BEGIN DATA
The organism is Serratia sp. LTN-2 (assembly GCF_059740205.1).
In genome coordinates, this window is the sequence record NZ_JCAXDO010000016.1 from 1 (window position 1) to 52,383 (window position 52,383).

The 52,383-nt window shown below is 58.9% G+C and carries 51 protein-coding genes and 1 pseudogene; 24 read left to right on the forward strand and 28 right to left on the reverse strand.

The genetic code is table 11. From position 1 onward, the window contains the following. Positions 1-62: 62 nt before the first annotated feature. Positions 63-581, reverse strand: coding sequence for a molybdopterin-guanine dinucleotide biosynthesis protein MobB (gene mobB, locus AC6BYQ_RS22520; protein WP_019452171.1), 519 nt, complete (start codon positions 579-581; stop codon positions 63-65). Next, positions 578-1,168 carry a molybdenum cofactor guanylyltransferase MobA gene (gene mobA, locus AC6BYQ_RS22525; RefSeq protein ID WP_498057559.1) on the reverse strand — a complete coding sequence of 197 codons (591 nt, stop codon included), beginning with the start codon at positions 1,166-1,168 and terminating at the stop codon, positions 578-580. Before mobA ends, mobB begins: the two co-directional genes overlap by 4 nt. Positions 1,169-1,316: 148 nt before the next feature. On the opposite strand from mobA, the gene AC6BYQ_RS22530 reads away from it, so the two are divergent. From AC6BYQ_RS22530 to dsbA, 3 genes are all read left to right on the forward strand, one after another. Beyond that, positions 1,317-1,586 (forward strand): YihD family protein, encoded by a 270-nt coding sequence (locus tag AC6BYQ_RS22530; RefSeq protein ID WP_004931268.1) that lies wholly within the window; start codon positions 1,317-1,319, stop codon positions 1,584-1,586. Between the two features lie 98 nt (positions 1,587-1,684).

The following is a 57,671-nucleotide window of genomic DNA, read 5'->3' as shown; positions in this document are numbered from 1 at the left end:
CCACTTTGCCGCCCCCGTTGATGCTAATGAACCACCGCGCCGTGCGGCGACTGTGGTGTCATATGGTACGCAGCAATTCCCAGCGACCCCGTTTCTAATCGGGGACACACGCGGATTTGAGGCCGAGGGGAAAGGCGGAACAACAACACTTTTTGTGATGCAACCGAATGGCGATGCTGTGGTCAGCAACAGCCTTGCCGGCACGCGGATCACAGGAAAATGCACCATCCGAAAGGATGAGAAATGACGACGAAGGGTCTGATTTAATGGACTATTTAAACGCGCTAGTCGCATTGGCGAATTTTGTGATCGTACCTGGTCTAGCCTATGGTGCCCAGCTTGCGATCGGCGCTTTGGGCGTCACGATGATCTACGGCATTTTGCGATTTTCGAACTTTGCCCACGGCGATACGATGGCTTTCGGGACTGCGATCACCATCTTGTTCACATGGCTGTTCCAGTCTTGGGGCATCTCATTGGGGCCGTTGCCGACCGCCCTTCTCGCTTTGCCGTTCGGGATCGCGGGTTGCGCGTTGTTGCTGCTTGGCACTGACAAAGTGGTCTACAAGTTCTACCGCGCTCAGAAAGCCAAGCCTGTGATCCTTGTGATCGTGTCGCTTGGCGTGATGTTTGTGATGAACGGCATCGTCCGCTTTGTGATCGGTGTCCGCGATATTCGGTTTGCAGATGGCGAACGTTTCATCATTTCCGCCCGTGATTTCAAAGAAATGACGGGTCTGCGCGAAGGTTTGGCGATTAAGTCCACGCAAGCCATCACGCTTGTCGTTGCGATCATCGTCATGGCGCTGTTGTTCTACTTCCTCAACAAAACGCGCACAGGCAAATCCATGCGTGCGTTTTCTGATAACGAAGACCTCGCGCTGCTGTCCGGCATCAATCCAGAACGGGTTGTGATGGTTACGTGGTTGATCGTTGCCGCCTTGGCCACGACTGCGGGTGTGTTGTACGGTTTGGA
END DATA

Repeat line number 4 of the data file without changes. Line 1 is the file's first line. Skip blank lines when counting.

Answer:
The genetic code is table 11. From position 1 onward, the window contains the following. Positions 1-62: 62 nt before the first annotated feature. Positions 63-581, reverse strand: coding sequence for a molybdopterin-guanine dinucleotide biosynthesis protein MobB (gene mobB, locus AC6BYQ_RS22520; protein WP_019452171.1), 519 nt, complete (start codon positions 579-581; stop codon positions 63-65). Next, positions 578-1,168 carry a molybdenum cofactor guanylyltransferase MobA gene (gene mobA, locus AC6BYQ_RS22525; RefSeq protein ID WP_498057559.1) on the reverse strand — a complete coding sequence of 197 codons (591 nt, stop codon included), beginning with the start codon at positions 1,166-1,168 and terminating at the stop codon, positions 578-580. Before mobA ends, mobB begins: the two co-directional genes overlap by 4 nt. Positions 1,169-1,316: 148 nt before the next feature. On the opposite strand from mobA, the gene AC6BYQ_RS22530 reads away from it, so the two are divergent. From AC6BYQ_RS22530 to dsbA, 3 genes are all read left to right on the forward strand, one after another. Beyond that, positions 1,317-1,586 (forward strand): YihD family protein, encoded by a 270-nt coding sequence (locus tag AC6BYQ_RS22530; RefSeq protein ID WP_004931268.1) that lies wholly within the window; start codon positions 1,317-1,319, stop codon positions 1,584-1,586. Between the two features lie 98 nt (positions 1,587-1,684).